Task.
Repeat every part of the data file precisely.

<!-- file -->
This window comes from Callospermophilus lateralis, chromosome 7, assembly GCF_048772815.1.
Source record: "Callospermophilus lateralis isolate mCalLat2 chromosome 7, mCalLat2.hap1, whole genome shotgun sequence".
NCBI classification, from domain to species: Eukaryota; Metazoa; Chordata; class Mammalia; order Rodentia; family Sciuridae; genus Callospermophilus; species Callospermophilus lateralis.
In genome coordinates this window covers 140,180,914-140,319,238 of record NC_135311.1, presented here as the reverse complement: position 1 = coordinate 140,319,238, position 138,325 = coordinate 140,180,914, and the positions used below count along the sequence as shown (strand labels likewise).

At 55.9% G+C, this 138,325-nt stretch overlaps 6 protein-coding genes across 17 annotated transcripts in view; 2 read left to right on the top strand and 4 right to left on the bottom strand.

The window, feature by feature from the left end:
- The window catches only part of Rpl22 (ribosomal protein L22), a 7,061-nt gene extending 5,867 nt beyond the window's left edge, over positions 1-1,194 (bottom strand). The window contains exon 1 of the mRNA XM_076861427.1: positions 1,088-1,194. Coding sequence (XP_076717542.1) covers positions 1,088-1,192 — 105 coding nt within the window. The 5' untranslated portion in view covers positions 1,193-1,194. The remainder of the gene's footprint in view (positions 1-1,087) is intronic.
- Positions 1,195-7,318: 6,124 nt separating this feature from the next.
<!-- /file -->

This window comes from Callospermophilus lateralis, chromosome 7, assembly GCF_048772815.1.
Source record: "Callospermophilus lateralis isolate mCalLat2 chromosome 7, mCalLat2.hap1, whole genome shotgun sequence".
NCBI classification, from domain to species: Eukaryota; Metazoa; Chordata; class Mammalia; order Rodentia; family Sciuridae; genus Callospermophilus; species Callospermophilus lateralis.
In genome coordinates this window covers 140,180,914-140,319,238 of record NC_135311.1, presented here as the reverse complement: position 1 = coordinate 140,319,238, position 138,325 = coordinate 140,180,914, and the positions used below count along the sequence as shown (strand labels likewise).

At 55.9% G+C, this 138,325-nt stretch overlaps 6 protein-coding genes across 17 annotated transcripts in view; 2 read left to right on the top strand and 4 right to left on the bottom strand.

The window, feature by feature from the left end:
- The window catches only part of Rpl22 (ribosomal protein L22), a 7,061-nt gene extending 5,867 nt beyond the window's left edge, over positions 1-1,194 (bottom strand). The window contains exon 1 of the mRNA XM_076861427.1: positions 1,088-1,194. Coding sequence (XP_076717542.1) covers positions 1,088-1,192 — 105 coding nt within the window. The 5' untranslated portion in view covers positions 1,193-1,194. The remainder of the gene's footprint in view (positions 1-1,087) is intronic.
- Positions 1,195-7,318: 6,124 nt separating this feature from the next.